I have to admit that I have always been bemused–not to mention mystified, confounded, confused, annoyed, angered and downright flabbergasted–at, one, the refusal of the Bush administration to sanction including group life insurance under the aegis of terrorism risk insurance legislation, and, two, the craven acceptance of this misguidedness by Congress.

Amazingly, group life was included in the House version of the extension of the Terrorism Risk Insurance Act that was passed last year. I say amazingly because I’m hard pressed to come up with another example of the House diverging so much from something the White House wanted–or in this case, didn’t want.

However, it was the Senate version of the bill which ultimately went to President Bush for his signature. And in that bill was encased a scaled-down version of the original TRIA program, rather than the expansion many in the industry hoped for.

The Senate version, needless to say, did not include group life.

In any case, the extension is set to expire after Dec. 31, 2007, which is likely why some hearings on the issue have recently occurred and why the U.S. Government Accountability Office issued a report on life insurers and the so-called NCBR risks.

NCBR risks–standing for nuclear bombs, biological weapons, chemical weapons or radiological materials–in the post-9/11 era are not the stuff of science fiction, unfortunately, but represent possibilities that are all too real.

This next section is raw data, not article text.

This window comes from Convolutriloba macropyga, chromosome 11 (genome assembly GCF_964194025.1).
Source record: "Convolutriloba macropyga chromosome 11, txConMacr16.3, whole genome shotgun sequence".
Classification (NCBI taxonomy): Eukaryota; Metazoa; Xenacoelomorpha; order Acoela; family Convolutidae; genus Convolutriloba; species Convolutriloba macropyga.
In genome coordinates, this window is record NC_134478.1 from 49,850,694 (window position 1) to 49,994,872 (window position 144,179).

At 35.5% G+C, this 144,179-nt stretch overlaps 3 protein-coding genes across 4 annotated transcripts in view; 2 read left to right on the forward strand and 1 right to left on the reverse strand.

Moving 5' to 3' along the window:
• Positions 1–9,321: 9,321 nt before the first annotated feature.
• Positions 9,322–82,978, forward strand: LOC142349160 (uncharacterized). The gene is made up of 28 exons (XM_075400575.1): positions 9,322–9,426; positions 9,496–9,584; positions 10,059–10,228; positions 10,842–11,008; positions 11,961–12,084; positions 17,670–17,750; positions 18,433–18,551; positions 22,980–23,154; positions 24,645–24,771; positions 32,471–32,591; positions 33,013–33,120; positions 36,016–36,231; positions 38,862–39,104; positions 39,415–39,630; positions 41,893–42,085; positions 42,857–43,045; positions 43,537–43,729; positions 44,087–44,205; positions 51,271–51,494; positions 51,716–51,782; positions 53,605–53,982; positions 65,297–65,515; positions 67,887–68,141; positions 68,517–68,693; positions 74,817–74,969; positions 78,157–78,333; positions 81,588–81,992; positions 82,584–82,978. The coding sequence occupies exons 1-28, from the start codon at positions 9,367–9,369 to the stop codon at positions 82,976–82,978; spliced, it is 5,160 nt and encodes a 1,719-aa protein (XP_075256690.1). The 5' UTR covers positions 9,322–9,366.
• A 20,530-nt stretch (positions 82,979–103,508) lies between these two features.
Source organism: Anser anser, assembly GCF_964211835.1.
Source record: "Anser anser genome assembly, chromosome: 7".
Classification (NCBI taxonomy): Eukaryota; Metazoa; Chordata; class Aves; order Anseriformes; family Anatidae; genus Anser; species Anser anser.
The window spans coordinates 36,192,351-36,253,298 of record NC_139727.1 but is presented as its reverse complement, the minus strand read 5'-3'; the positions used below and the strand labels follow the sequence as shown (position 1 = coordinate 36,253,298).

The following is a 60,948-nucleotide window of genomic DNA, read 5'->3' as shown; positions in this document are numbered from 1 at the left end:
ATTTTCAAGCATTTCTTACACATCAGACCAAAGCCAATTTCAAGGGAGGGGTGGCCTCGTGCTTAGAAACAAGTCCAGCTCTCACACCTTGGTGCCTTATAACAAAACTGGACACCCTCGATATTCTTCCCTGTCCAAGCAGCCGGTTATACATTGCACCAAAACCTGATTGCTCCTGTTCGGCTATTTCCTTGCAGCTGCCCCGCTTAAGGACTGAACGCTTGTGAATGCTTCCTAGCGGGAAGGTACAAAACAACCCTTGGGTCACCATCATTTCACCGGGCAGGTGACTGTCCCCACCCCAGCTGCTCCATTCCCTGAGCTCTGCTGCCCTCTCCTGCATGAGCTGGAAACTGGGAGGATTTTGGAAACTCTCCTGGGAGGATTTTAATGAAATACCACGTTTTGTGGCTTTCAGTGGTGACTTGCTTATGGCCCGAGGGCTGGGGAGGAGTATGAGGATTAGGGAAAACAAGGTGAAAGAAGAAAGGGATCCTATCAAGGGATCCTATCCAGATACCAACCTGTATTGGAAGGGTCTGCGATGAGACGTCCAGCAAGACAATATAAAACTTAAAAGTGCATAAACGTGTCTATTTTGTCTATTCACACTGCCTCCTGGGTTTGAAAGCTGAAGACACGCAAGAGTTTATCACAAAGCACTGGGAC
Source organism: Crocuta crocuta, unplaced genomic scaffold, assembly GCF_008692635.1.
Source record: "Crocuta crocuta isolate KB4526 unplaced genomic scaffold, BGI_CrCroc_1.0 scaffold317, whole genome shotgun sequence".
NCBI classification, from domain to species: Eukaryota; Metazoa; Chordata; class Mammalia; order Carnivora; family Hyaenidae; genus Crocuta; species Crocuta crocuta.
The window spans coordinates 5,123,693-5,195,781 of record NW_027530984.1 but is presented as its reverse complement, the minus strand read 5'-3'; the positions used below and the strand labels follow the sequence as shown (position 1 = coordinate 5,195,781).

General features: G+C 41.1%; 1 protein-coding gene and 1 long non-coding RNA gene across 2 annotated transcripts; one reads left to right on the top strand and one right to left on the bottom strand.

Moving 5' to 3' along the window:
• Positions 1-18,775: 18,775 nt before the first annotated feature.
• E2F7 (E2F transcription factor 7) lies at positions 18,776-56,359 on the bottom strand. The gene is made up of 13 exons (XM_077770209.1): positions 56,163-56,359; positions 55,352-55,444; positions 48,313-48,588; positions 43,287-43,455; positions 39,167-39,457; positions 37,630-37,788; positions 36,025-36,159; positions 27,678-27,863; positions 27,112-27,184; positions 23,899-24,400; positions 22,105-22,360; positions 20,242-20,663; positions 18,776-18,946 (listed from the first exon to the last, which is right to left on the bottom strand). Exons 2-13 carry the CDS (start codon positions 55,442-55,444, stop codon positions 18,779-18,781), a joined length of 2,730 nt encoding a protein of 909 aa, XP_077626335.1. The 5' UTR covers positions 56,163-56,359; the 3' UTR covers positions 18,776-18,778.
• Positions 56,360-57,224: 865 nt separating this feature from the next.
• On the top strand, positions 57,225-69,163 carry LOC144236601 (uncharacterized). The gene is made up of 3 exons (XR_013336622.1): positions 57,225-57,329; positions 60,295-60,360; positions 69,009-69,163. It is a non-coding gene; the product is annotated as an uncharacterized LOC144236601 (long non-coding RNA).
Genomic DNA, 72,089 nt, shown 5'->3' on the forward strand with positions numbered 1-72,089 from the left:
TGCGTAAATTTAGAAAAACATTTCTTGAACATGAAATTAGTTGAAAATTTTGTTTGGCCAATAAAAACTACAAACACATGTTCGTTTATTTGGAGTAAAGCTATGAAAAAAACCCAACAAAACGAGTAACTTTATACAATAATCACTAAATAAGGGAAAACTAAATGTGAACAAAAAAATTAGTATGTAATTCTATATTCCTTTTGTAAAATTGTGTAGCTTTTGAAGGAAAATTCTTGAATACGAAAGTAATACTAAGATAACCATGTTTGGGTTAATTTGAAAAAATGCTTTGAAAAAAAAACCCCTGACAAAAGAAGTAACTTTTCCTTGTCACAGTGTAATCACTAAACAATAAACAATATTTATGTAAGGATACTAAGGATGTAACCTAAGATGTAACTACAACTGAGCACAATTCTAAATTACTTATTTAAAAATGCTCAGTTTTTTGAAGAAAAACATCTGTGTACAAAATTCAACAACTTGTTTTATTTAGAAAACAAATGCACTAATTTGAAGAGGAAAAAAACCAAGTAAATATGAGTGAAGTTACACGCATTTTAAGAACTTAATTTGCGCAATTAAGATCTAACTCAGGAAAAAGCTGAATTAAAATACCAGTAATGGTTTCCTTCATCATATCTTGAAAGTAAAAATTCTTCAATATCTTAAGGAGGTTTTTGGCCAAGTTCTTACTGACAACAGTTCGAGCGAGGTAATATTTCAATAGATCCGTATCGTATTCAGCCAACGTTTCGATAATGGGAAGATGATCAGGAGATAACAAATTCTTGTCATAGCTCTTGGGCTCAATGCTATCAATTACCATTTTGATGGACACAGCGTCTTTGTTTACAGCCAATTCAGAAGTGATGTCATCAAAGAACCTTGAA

After occurrences like anthrax scares in this country and Sarin on subways in Japan, such threats to human life need to be taken seriously–certainly as seriously as the threat of damage to an office building.

Apparently, however, providing compensation for damage to buildings is considered by the administration and its lackeys to be more important than compensating for the destruction of human life.

Perhaps there is a rationale here that I am just not getting. But then it seems that Rep. Sue Kelly, R-N.Y., who chairs the House Financial Services Subcommittee on Oversight and Investigations, doesn’t get it either. As Matt Brady reports in this issue, Kelly said at a hearing on Sept. 27 that the failure to include group life under the original TRIA legislation or its extension “is equal to a neutron bomb.”

As a native of a big city (OK, the greatest big city in the world) perhaps I am peculiarly sensitive to the thought of a massive concentration of people being destroyed at one time. New York, with its many office buildings that each can house thousands of workers during the day, is all too vulnerable to NBCR attacks.

Isn’t that what our national grieving over 9/11 is all about? As much as anyone may miss the Twin Towers near the southern tip of Manhattan, no one is carrying around the grief for those buildings that so many family members and friends–and even strangers–are still feeling for those who died on 9/11.

I’m sure that someone in the administration felt that the group life insurance business was trying to put one over on the government and that its complaints about reinsurance drying up and the potentially catastrophic exposure companies face is a lot of hot air meant to secure a place at the government trough.

But this is human life that’s at issue here, and I don’t care what anybody says, there’s nothing more valuable in the whole world, nothing at all.

Steve Piontek

Editor-in-Chief